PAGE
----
Although the Tree of Life shootings in Pittsburgh on October 27 were still fresh in everyone’s mind, Slater had no concerns about attending the open-air event. “I don’t know if it’s my optimism; of course you have to be observant, and I’m observant in Israel, but I don’t look over my shoulder every minute when I go into a store, and the same here. My local kids go to pro-Israel rallies in LA and we don’t worry about that. This is just what we do.”
Moss and Tornek both kept an eye on providing security, but as Tornek points out, Pasadena has long experience with high-profile events like the Rose Parade and he attends many others on a weekly basis. Moss remained for the entire vigil, and he says others came back several times. “At night it was very eerie—not unsafe, but it was getting colder. There was something powerful about that. People were reading the entire time, and some of the people who left came back at 2:30 a.m., 4:30 a.m. State Senator Portantino came back Sunday and commented on the power of the experience. We felt we were part of something special.”
Tamara Silver agrees. “I took two time slots, one with my husband and my adult son, and the three of us were there late, maybe around 10 pm. My son was affected much more than he ever thought he’d be. Then I came again at 1:00 a.m. with my sister, and the two of us read in the dark of the night with the quiet of City Hall and the chill in the air, and it was a spiritual and moving experience.”
Even though Silver has no relatives who were in the Holocaust, she says, “I grew up in Covina and one of my friend’s grandparents, whom I met, had brands on their arms. So that was in my childhood.”
Tornek, a longtime member of PJTC, gave opening remarks during the ceremony in his role as mayor, but he also volunteered as a reader. With no known family members in the Holocaust, he didn’t know what he would feel. “What did catch me by surprise was the names themselves and the intensity with which each of the readers seemed to be affected. The fact that they added information—the ages and where each person was born and died—reminded you that this was an individual. A lot of first names you don’t hear so much anymore, the Gittels and other shtetl names.”
Moreover, he found a surprise in his own list. “The random group of names I was given were from Mezrich, the town my grandmother was from. That really startled me because I know the place. So we’re all connected to it one way and another.”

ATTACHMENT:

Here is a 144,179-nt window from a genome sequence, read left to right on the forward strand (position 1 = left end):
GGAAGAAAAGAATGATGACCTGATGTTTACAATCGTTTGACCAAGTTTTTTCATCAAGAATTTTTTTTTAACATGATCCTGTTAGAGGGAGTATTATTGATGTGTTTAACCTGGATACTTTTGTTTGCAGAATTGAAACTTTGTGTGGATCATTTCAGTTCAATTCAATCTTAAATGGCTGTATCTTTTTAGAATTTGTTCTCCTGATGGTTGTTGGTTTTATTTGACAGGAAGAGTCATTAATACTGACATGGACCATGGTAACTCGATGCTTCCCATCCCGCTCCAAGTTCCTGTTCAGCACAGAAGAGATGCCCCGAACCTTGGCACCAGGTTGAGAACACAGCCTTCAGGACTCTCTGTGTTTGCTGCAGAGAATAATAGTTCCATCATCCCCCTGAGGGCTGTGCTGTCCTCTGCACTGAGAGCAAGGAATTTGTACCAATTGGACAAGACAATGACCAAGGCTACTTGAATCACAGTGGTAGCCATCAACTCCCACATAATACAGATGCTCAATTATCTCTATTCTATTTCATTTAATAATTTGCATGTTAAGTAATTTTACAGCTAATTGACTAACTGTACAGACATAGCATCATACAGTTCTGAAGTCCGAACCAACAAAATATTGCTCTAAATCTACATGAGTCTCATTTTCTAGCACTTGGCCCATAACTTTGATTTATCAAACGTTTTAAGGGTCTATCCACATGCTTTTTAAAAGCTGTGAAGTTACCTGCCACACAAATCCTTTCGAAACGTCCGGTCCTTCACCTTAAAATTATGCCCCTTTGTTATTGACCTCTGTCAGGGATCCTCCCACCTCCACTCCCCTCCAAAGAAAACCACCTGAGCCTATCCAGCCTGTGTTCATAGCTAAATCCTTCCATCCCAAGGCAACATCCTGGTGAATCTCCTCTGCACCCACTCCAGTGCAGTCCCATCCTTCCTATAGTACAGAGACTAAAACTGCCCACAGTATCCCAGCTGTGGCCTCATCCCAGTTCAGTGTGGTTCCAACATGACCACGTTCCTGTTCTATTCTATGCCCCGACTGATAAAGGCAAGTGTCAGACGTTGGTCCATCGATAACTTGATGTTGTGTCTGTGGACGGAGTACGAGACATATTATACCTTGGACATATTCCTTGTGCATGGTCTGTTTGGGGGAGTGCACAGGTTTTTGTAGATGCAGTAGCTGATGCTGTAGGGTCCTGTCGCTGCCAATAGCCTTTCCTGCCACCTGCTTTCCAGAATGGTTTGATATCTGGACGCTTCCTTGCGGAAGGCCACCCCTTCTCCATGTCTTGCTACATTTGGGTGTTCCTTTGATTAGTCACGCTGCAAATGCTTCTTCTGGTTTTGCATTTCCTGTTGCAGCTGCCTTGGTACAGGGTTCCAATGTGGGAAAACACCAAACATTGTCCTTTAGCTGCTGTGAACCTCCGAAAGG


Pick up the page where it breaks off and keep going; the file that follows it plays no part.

Tornek came back three times during the 25 hours. “I felt proprietary about it—it’s my house. I was so moved and I wanted to be sure it was going well. One of the readings I came back for was the names of children with their ages and so on. I have seven grandchildren, and it’s just very difficult to listen to. I’ve been to Yad VaShem multiple times—we took the whole family there in March. One thing they’ve recently added is a children’s memorial and it’s just hard to endure, it’s crushing.”
Cantor Paul Buch of Temple Beth Israel in Pomona took a midnight shift. “One thing that surprised me was how fast the time went. The other is how many of the names I read sounded familiar. They could have been my own ancestors, the ancestors of my friends, or even my friends themselves.”
Buch says he does know of family members from Poland who were lost. “I don’t recall bringing a list of them—I’m pretty sure I just read the names that were compiled for me, but I will do that this year.”
Silver noticed that the gathering of readers and listeners, sometimes as few as a dozen during the night, made a strong impression on passersby as well. “People would be walking by City Hall talking and something about this hushed them. They would stop and stand for a minute and watch.”
Just as astonishing was the conversation she struck up with Assemblymember Blanca Rubio. “She told me she and her sister [State Senator Susan Rubio] believe they’re part Jewish.” Only two weeks later, the sisters told the San Gabriel Valley Tribune they had recently discovered Jewish ancestors from Spain on their mother’s side and have joined the California Legislative Jewish Caucus.
Moss and Tornek both look forward to more people participating this year, including more from the interfaith community. “It’s not a matter of self-flagellation,” Tornek explains, “but it is important to feel the pain and be reminded of what happened.”
Every Person Has a Name will be held at Pasadena City Hall on January 25-26. For more information or if you would like to read, contact the Jewish Federation office at www.jewishsgpv.org or call 626-445-0810.
deborah noble is A contributing writer To jlife magazine.